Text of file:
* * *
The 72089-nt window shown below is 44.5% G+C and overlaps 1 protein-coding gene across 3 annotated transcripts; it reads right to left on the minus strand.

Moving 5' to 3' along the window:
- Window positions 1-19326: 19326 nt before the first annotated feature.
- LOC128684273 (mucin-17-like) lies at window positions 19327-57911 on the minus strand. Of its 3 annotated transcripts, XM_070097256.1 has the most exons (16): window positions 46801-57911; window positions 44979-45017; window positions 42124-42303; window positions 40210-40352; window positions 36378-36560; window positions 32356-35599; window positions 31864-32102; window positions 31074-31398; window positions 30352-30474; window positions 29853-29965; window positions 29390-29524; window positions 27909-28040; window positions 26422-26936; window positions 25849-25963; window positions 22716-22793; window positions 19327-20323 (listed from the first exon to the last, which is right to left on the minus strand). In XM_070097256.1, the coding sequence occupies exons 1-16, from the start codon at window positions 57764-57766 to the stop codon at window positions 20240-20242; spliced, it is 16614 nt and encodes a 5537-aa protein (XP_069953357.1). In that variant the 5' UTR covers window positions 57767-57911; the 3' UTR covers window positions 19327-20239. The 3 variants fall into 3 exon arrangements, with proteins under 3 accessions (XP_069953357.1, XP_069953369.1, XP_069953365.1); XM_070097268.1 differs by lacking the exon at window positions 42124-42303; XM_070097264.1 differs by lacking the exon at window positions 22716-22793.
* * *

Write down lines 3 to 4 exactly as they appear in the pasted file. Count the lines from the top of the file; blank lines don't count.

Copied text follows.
- Window positions 1-19326: 19326 nt before the first annotated feature.
- LOC128684273 (mucin-17-like) lies at window positions 19327-57911 on the minus strand. Of its 3 annotated transcripts, XM_070097256.1 has the most exons (16): window positions 46801-57911; window positions 44979-45017; window positions 42124-42303; window positions 40210-40352; window positions 36378-36560; window positions 32356-35599; window positions 31864-32102; window positions 31074-31398; window positions 30352-30474; window positions 29853-29965; window positions 29390-29524; window positions 27909-28040; window positions 26422-26936; window positions 25849-25963; window positions 22716-22793; window positions 19327-20323 (listed from the first exon to the last, which is right to left on the minus strand). In XM_070097256.1, the coding sequence occupies exons 1-16, from the start codon at window positions 57764-57766 to the stop codon at window positions 20240-20242; spliced, it is 16614 nt and encodes a 5537-aa protein (XP_069953357.1). In that variant the 5' UTR covers window positions 57767-57911; the 3' UTR covers window positions 19327-20239. The 3 variants fall into 3 exon arrangements, with proteins under 3 accessions (XP_069953357.1, XP_069953369.1, XP_069953365.1); XM_070097268.1 differs by lacking the exon at window positions 42124-42303; XM_070097264.1 differs by lacking the exon at window positions 22716-22793.